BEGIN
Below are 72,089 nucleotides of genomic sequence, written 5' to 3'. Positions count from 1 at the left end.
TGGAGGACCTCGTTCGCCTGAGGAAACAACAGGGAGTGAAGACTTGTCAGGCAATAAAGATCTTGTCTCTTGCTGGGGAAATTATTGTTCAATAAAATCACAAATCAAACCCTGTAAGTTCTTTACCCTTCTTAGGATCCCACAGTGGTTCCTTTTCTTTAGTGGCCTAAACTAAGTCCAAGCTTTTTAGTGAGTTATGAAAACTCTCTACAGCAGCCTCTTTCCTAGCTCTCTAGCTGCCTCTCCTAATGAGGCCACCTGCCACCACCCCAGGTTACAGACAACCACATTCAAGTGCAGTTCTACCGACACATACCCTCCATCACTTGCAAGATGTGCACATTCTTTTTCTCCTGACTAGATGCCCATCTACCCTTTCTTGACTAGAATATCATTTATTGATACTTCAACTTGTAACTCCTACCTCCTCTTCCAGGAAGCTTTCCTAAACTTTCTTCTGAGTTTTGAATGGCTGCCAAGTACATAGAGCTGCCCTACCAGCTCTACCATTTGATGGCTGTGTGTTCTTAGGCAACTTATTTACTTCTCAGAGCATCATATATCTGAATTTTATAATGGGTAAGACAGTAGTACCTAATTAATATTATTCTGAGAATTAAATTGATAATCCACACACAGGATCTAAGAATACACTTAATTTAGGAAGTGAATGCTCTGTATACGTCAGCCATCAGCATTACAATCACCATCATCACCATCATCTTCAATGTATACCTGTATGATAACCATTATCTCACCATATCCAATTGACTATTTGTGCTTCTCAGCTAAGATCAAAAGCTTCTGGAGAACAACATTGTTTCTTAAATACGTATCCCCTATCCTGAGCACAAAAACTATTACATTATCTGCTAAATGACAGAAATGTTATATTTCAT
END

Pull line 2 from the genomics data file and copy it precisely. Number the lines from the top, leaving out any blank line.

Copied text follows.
TGGAGGACCTCGTTCGCCTGAGGAAACAACAGGGAGTGAAGACTTGTCAGGCAATAAAGATCTTGTCTCTTGCTGGGGAAATTATTGTTCAATAAAATCACAAATCAAACCCTGTAAGTTCTTTACCCTTCTTAGGATCCCACAGTGGTTCCTTTTCTTTAGTGGCCTAAACTAAGTCCAAGCTTTTTAGTGAGTTATGAAAACTCTCTACAGCAGCCTCTTTCCTAGCTCTCTAGCTGCCTCTCCTAATGAGGCCACCTGCCACCACCCCAGGTTACAGACAACCACATTCAAGTGCAGTTCTACCGACACATACCCTCCATCACTTGCAAGATGTGCACATTCTTTTTCTCCTGACTAGATGCCCATCTACCCTTTCTTGACTAGAATATCATTTATTGATACTTCAACTTGTAACTCCTACCTCCTCTTCCAGGAAGCTTTCCTAAACTTTCTTCTGAGTTTTGAATGGCTGCCAAGTACATAGAGCTGCCCTACCAGCTCTACCATTTGATGGCTGTGTGTTCTTAGGCAACTTATTTACTTCTCAGAGCATCATATATCTGAATTTTATAATGGGTAAGACAGTAGTACCTAATTAATATTATTCTGAGAATTAAATTGATAATCCACACACAGGATCTAAGAATACACTTAATTTAGGAAGTGAATGCTCTGTATACGTCAGCCATCAGCATTACAATCACCATCATCACCATCATCTTCAATGTATACCTGTATGATAACCATTATCTCACCATATCCAATTGACTATTTGTGCTTCTCAGCTAAGATCAAAAGCTTCTGGAGAACAACATTGTTTCTTAAATACGTATCCCCTATCCTGAGCACAAAAACTATTACATTATCTGCTAAATGACAGAAATGTTATATTTCAT